The Charlemagne Medal pays tribute to media work that promotes European identity. This year's accolade, awarded on April 28, went to the popular Eurovision Song Contest, the world's largest non-sporting live TV event.
The goal of the song contest created in 1956 by the European Broadcasting Union (EBU), the world's leading affiliation of public service broadcasters, was to foster closer ties between nations and to advance television technology.
Now, 60 years later, the organization "Médaille Charlemagne pour les Médias Européens" has rewarded the Europe-wide music show for its contribution to "European togetherness."
During a ceremony held on Thursday (28.04.2016) in Aachen, Germany, one of the most successful winners of the event presented the medal: ABBA's Björn Ulvaeus, who won the song contest with his band in 1974.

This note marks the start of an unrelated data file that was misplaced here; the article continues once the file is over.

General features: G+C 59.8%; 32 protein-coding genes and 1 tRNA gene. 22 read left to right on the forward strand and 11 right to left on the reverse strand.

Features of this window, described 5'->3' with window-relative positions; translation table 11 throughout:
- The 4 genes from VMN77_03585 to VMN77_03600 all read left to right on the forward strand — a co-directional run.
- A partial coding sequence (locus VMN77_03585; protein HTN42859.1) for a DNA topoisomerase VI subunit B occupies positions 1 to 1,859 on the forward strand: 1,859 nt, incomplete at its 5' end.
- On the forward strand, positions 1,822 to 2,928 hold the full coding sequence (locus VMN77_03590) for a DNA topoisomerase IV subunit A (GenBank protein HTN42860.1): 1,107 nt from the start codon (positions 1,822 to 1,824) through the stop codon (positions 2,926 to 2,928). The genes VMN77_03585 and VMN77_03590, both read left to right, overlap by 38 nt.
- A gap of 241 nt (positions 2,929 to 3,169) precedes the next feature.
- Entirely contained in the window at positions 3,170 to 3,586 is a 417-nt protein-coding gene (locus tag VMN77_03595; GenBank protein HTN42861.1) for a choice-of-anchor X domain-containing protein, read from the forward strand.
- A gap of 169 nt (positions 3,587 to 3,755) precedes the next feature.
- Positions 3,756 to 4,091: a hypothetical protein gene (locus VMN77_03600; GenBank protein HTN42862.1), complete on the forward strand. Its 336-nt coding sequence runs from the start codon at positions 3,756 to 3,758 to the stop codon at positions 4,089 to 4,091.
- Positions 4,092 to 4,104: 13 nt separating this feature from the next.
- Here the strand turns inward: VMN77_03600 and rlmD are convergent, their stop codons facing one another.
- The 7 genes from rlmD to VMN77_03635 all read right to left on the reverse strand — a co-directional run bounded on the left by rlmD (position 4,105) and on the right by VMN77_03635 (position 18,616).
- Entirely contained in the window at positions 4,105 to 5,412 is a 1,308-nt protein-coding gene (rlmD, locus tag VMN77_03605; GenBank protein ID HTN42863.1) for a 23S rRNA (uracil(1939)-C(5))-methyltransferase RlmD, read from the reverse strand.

Weapon against dark forces
"For me the Eurovision Song Contest is a powerful symbol and I would say, even a weapon in the fight against the dark forces that want to drag us back to the Middle Ages again," Ulvaeus declared in his laudatory speech. "I feel that during those hours, those bright, uplifting hours when the Eurovision final is on the air, that's one of the few times nowadays when Europe gets a sense of what it's like to be unified, to live in harmony."
Accepting the award, EBU Director General Ingrid Deltenre said, "The fact that the Eurovision Song Contest is so popular in an increasingly polarized world illustrates that the differences are smaller than we think."
With 42 countries participating, this year's Eurovision Song Contest is held in Stockholm, Sweden from May 10-14 under the motto "Come Together." Last year, 199 million TV viewers watched the 60th edition of the contest.
The Charlemagne Medal has been awarded annually since 2000. Previous winners include the Berlin Philharmonic Orchestra Foundation directed by Sir Simon Rattle, the organisation "Reporters Without Borders" and the editors of the Russian newspaper "Novaya Gazeta."
eg/rf (epd, KNA)